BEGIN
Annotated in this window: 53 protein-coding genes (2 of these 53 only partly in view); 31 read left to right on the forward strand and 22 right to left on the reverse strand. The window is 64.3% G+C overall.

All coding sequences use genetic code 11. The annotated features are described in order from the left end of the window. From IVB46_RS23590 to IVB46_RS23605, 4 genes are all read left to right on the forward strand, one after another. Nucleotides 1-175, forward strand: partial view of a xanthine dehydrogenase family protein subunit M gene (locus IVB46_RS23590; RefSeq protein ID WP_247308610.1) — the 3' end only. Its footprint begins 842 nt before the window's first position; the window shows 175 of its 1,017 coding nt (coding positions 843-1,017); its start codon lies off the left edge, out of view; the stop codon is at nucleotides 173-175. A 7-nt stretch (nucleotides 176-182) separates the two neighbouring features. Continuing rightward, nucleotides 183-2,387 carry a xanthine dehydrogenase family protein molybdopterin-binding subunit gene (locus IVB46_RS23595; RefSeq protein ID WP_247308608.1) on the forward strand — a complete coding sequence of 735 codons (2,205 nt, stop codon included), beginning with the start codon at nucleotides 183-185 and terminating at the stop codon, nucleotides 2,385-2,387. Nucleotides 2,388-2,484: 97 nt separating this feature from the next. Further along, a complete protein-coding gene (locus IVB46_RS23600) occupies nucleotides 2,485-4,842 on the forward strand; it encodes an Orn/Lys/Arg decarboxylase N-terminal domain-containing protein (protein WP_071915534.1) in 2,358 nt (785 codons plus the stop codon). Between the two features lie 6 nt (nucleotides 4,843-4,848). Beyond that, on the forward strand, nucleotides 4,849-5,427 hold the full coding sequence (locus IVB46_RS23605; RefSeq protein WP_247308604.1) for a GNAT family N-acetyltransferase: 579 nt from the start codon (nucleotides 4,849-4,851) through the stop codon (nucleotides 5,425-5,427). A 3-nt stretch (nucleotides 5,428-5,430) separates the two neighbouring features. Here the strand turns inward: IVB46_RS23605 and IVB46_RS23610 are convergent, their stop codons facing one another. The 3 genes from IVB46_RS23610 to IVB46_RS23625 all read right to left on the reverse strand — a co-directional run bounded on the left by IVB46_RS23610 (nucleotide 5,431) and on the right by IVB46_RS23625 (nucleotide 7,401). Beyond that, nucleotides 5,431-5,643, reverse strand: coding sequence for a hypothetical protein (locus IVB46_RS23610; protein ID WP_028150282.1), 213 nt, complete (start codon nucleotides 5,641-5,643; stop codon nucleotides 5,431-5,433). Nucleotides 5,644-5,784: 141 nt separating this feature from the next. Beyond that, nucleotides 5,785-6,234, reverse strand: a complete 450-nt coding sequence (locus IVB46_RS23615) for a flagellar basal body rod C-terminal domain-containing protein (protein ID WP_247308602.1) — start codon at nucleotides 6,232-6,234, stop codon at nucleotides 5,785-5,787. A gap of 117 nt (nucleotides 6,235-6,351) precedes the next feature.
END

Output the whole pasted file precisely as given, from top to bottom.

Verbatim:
Annotated in this window: 53 protein-coding genes (2 of these 53 only partly in view); 31 read left to right on the forward strand and 22 right to left on the reverse strand. The window is 64.3% G+C overall.

All coding sequences use genetic code 11. The annotated features are described in order from the left end of the window. From IVB46_RS23590 to IVB46_RS23605, 4 genes are all read left to right on the forward strand, one after another. Nucleotides 1-175, forward strand: partial view of a xanthine dehydrogenase family protein subunit M gene (locus IVB46_RS23590; RefSeq protein ID WP_247308610.1) — the 3' end only. Its footprint begins 842 nt before the window's first position; the window shows 175 of its 1,017 coding nt (coding positions 843-1,017); its start codon lies off the left edge, out of view; the stop codon is at nucleotides 173-175. A 7-nt stretch (nucleotides 176-182) separates the two neighbouring features. Continuing rightward, nucleotides 183-2,387 carry a xanthine dehydrogenase family protein molybdopterin-binding subunit gene (locus IVB46_RS23595; RefSeq protein ID WP_247308608.1) on the forward strand — a complete coding sequence of 735 codons (2,205 nt, stop codon included), beginning with the start codon at nucleotides 183-185 and terminating at the stop codon, nucleotides 2,385-2,387. Nucleotides 2,388-2,484: 97 nt separating this feature from the next. Further along, a complete protein-coding gene (locus IVB46_RS23600) occupies nucleotides 2,485-4,842 on the forward strand; it encodes an Orn/Lys/Arg decarboxylase N-terminal domain-containing protein (protein WP_071915534.1) in 2,358 nt (785 codons plus the stop codon). Between the two features lie 6 nt (nucleotides 4,843-4,848). Beyond that, on the forward strand, nucleotides 4,849-5,427 hold the full coding sequence (locus IVB46_RS23605; RefSeq protein WP_247308604.1) for a GNAT family N-acetyltransferase: 579 nt from the start codon (nucleotides 4,849-4,851) through the stop codon (nucleotides 5,425-5,427). A 3-nt stretch (nucleotides 5,428-5,430) separates the two neighbouring features. Here the strand turns inward: IVB46_RS23605 and IVB46_RS23610 are convergent, their stop codons facing one another. The 3 genes from IVB46_RS23610 to IVB46_RS23625 all read right to left on the reverse strand — a co-directional run bounded on the left by IVB46_RS23610 (nucleotide 5,431) and on the right by IVB46_RS23625 (nucleotide 7,401). Beyond that, nucleotides 5,431-5,643, reverse strand: coding sequence for a hypothetical protein (locus IVB46_RS23610; protein ID WP_028150282.1), 213 nt, complete (start codon nucleotides 5,641-5,643; stop codon nucleotides 5,431-5,433). Nucleotides 5,644-5,784: 141 nt separating this feature from the next. Beyond that, nucleotides 5,785-6,234, reverse strand: a complete 450-nt coding sequence (locus IVB46_RS23615) for a flagellar basal body rod C-terminal domain-containing protein (protein ID WP_247308602.1) — start codon at nucleotides 6,232-6,234, stop codon at nucleotides 5,785-5,787. A gap of 117 nt (nucleotides 6,235-6,351) precedes the next feature.